The injuries sustained by the pursuer were not limited to his physical injuries; the pursuer averred that he had suffered psychiatric injury as a result of the index accident.

It was not accepted that there was an insufficient nexus in the pleadings between the index accident and the pursuer’s development of stress, anxiety and psychiatric illness so as to allow a causal link to be established.

On the balance of probabilities, the alleged negligence caused the damage – that was a question of fact.

The pursuer’s psychiatric injuries were the response to the “holding position” adopted by the defender, a product of the index accident.

The defender offered no other explanation as to why the holding position was adopted in other words, on the balance of probabilities, but for the index accident there would have been no holding position and therefore no psychiatric illness.

It was trite law that a claim would only be dismissed on the grounds of relevancy if it was bound to fail even if all of the pursuer’s averments were upheld; the pursuer’s averments were to be treated as “pro veritate” for the purposes of a debate.

The pursuer had pled a “relevant case” such as would entitle him to a hearing on the evidence on the pleadings as currently presented.

‘Not reasonably foreseeable’

However, the sheriff held that the averments under attack were “irrelevant”.

In a written judgment, Sheriff McGowan said: “If the pursuer had not had his accident in March 2017 he would not have been injured, he would not have been off work, he would not have made a legal claim against the defender and what became in the course of the debate to be called his ‘exclusion’ by the defender would not have occurred.  But while the establishing of factual causation in the foregoing manner is essential, it is not the same as meeting the test of legal causation.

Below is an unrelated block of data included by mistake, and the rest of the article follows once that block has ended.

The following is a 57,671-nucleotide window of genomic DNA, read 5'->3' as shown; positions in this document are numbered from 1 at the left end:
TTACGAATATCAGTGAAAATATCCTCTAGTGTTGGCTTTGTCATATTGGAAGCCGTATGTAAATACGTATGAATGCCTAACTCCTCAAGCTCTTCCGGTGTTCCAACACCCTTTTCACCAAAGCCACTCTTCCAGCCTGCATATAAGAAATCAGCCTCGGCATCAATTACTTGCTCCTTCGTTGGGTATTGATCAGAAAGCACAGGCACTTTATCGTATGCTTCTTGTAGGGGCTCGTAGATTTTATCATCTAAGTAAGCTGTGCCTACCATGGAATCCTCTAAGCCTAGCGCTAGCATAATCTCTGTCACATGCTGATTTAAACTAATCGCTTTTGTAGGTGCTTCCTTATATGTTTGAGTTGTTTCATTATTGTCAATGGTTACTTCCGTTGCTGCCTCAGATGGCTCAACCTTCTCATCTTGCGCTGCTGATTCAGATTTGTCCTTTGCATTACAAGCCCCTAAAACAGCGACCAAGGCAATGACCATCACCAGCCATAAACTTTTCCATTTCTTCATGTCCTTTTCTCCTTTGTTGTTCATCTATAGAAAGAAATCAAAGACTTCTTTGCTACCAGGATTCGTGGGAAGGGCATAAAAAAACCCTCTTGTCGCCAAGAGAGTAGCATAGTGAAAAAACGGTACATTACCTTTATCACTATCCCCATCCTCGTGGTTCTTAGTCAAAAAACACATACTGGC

“A defender is not liable for consequences which are too remote and the question of remoteness is to be evaluated according to what was reasonably foreseeable at the time that the alleged legal wrong occurred. In other words, it was what was within the contemplation of the defender as being reasonably foreseeable at 20 March 2017 which must be examined.

“Two factors are particularly relevant here: the number (and nature) of the links in the ‘causal chain’ and the time frame within which those steps occurred.

“The defender would have to have foreseen that the pursuer, having been injured by an accident at the defender’s premises in March 2017, would have sought legal advice and intimated a claim. I think those matters were eminently foreseeable.

“But things become less clear when it is said that the defender should have foreseen that it itself would have (on some basis or another) taken the decision to implement a ‘holding position’ which the pursuer’s line manager would have interpreted as a prohibition on the pursuer returning to schools operated by the defender; and that the pursuer as a result of that decision would have developed a psychiatric illness.

“In my opinion, that sequence of events was not reasonably foreseeable, particularly as they occurred long after the index accident.”

He added: “In the present case, the pursuer does not seek to say that the decision to exclude him was a legal wrong (ie it is not said that there is a separate cause of action); and in terms of his own pleadings attributes the onset of the psychiatric injury not to his accident in March 2017, but instead to the decision taken to exclude him in August 2018.

“In the circumstances, I am satisfied that parts of the pursuer’s case under attack in the debate before me are irrelevant and that accordingly the averments complained of should not be admitted to probation.”

The sheriff ordered the pursuer to lodge an amended record and allowed the parties a four-day proof on the remaining averments.

© Scottish Legal News Ltd 2020